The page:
9 August 2003

The CEO-in-chief

The similarities between Bush and his business contemporaries could always be seen in his reflexive first-to-take-credit, last-to-take-responsibility ethic, common in today's crooked crony capitalism. He was the first to take credit for passing a giant tax cut for the wealthy, but refuses to take responsibility for the fact that it provided little relief for the average American and created huge deficits. He was first to take credit for bombing the Taliban after September 11th, yet refuses to take any responsibility for the security failures that allowed September 11th to happen. He was the first to take credit for supposedly winning the war in Iraq, yet now he's refusing to take any responsibility for the poor planning that could lose the peace.

But if faulty salesmanship on these issue is run-of-the-mill, Bush's recent conduct on the Iraq-nuclear issue shows us the real downside of having a pass-the-buck CEO in the White House. When his claim that Iraq had nuclear weapons was debunked by almost every credible source on the planet, Bush deployed a 3-step defense that could have come right out of Ken Lay's playbook:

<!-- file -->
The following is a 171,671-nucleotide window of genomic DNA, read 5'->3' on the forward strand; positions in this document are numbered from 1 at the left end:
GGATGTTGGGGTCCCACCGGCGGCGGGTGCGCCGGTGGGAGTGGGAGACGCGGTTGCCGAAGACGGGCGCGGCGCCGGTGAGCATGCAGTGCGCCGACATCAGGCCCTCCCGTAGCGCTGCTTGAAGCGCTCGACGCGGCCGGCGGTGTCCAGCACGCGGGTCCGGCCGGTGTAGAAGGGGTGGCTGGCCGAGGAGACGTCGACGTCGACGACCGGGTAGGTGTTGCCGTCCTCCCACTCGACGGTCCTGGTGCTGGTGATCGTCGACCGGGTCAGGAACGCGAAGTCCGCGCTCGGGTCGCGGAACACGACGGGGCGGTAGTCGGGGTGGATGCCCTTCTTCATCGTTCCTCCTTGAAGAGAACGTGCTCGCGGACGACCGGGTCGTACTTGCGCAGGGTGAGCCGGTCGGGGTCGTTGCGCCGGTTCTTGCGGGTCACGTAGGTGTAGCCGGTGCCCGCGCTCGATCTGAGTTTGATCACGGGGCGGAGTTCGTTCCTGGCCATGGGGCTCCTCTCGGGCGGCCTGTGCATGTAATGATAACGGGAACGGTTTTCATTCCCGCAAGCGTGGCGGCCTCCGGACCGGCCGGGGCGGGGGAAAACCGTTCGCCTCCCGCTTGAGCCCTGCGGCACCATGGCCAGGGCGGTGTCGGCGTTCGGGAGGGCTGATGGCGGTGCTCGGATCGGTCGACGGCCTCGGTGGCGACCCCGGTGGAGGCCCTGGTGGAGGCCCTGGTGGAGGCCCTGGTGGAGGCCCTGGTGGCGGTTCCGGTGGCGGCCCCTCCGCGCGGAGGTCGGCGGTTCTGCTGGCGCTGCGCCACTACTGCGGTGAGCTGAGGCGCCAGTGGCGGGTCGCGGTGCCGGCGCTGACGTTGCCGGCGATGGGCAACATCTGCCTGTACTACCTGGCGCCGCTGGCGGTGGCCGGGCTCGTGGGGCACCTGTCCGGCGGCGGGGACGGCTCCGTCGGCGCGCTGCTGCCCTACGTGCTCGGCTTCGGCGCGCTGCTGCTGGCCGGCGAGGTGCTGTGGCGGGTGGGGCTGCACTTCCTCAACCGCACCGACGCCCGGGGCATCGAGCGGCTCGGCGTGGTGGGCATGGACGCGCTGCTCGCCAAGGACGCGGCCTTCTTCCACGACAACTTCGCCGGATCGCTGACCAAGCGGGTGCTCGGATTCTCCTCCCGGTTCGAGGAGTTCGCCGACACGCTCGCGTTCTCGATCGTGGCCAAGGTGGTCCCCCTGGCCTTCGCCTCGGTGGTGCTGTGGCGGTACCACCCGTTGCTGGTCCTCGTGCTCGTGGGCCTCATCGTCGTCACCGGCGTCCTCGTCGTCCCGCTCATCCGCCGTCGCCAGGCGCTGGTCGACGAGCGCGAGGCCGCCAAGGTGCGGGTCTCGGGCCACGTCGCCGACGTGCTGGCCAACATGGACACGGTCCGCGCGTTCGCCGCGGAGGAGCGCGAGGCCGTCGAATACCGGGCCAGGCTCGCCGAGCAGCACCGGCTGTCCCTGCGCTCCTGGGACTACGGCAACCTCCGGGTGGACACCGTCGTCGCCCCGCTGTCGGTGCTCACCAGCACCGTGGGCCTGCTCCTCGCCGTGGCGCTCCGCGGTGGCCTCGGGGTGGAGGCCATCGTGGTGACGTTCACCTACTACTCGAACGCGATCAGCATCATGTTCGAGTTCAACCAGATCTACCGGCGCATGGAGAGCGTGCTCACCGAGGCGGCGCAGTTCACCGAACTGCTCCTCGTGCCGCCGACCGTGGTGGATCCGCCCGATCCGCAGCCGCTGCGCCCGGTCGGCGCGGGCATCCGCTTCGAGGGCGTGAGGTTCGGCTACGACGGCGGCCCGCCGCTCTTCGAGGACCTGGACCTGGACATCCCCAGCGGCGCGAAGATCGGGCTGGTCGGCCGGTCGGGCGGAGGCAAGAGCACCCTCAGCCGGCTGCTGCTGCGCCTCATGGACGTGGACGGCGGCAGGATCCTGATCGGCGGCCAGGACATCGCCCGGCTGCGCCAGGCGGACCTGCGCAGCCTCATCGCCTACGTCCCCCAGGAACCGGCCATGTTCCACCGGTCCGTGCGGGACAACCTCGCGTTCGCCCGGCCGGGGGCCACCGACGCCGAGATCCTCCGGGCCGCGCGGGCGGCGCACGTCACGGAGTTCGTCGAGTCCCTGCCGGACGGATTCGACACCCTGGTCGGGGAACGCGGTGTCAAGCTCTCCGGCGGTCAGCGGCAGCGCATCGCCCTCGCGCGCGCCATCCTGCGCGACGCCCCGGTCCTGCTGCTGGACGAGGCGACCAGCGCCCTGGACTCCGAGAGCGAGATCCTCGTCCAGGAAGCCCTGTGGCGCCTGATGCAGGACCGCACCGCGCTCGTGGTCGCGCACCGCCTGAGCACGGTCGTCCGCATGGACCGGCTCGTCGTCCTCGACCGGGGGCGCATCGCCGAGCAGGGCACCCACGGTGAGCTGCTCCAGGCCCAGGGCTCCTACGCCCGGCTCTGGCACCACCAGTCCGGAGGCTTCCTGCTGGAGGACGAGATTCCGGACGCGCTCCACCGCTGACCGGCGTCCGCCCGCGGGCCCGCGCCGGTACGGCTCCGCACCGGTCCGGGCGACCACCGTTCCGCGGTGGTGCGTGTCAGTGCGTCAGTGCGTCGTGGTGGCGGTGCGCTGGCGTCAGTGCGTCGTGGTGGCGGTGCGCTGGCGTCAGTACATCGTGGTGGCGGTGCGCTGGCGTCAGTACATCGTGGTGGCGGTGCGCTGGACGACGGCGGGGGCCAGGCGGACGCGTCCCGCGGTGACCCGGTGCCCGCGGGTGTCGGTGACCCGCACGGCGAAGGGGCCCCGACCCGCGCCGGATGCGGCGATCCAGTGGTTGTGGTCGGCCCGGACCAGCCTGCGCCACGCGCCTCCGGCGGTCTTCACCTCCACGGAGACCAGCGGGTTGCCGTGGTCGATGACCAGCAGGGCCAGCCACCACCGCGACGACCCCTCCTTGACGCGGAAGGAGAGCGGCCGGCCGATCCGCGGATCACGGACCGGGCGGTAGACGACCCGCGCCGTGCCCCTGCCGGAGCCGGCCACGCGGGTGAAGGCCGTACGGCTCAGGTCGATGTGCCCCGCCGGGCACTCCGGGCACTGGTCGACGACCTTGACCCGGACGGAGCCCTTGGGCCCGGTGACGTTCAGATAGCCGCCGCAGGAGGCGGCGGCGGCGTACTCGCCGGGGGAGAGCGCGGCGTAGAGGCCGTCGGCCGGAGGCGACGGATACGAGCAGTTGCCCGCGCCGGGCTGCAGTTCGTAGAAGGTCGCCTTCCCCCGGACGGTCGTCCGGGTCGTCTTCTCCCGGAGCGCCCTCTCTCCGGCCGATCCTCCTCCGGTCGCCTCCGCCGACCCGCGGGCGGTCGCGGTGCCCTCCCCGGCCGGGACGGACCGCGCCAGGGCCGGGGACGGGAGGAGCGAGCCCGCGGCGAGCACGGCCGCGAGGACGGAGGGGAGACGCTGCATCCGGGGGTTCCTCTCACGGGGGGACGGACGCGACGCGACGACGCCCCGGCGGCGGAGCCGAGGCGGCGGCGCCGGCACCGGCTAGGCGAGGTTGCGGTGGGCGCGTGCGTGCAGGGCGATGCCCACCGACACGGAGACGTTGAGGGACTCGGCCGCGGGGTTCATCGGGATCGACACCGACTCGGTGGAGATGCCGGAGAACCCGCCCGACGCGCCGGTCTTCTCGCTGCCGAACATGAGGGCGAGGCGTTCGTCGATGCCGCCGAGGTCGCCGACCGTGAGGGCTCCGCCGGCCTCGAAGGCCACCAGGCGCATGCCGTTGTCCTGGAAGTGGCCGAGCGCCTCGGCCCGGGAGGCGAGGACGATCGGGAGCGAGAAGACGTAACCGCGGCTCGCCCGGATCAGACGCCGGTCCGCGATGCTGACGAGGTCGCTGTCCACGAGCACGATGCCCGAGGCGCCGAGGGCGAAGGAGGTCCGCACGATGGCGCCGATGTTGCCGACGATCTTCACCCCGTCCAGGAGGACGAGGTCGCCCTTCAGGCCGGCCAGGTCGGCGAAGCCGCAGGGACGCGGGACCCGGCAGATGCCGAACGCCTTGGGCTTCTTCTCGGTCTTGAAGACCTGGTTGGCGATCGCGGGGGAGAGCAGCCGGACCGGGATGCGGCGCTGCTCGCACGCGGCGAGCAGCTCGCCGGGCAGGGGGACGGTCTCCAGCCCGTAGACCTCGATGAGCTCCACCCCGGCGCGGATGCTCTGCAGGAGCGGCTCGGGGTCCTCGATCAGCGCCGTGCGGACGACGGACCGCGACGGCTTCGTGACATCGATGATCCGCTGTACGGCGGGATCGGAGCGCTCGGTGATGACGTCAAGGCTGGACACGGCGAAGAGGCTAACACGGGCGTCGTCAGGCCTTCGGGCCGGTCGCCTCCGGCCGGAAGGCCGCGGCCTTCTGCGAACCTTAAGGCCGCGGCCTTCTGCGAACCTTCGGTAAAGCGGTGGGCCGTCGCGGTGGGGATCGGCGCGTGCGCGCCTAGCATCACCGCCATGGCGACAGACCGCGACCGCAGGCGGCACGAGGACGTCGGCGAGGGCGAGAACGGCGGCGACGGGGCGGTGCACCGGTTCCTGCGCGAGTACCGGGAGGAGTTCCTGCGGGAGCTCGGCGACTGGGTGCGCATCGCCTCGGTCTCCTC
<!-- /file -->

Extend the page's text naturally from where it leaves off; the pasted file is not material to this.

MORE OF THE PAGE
• Step 1: Deny That There Is Even a Problem

  • Step 2: "I Didn't Get the Memo"

  • Step 3: Get Angry

Sound familiar to anyone? No-one told our own man of steel, Prime Minister John Howard, about the children in the water. Who weren't. Or the Nigerien uranium that did not exist. Or the aluminium tubes that also did not exist. It must be terrible being a CEO Prime Minister, so many memos, so little time.

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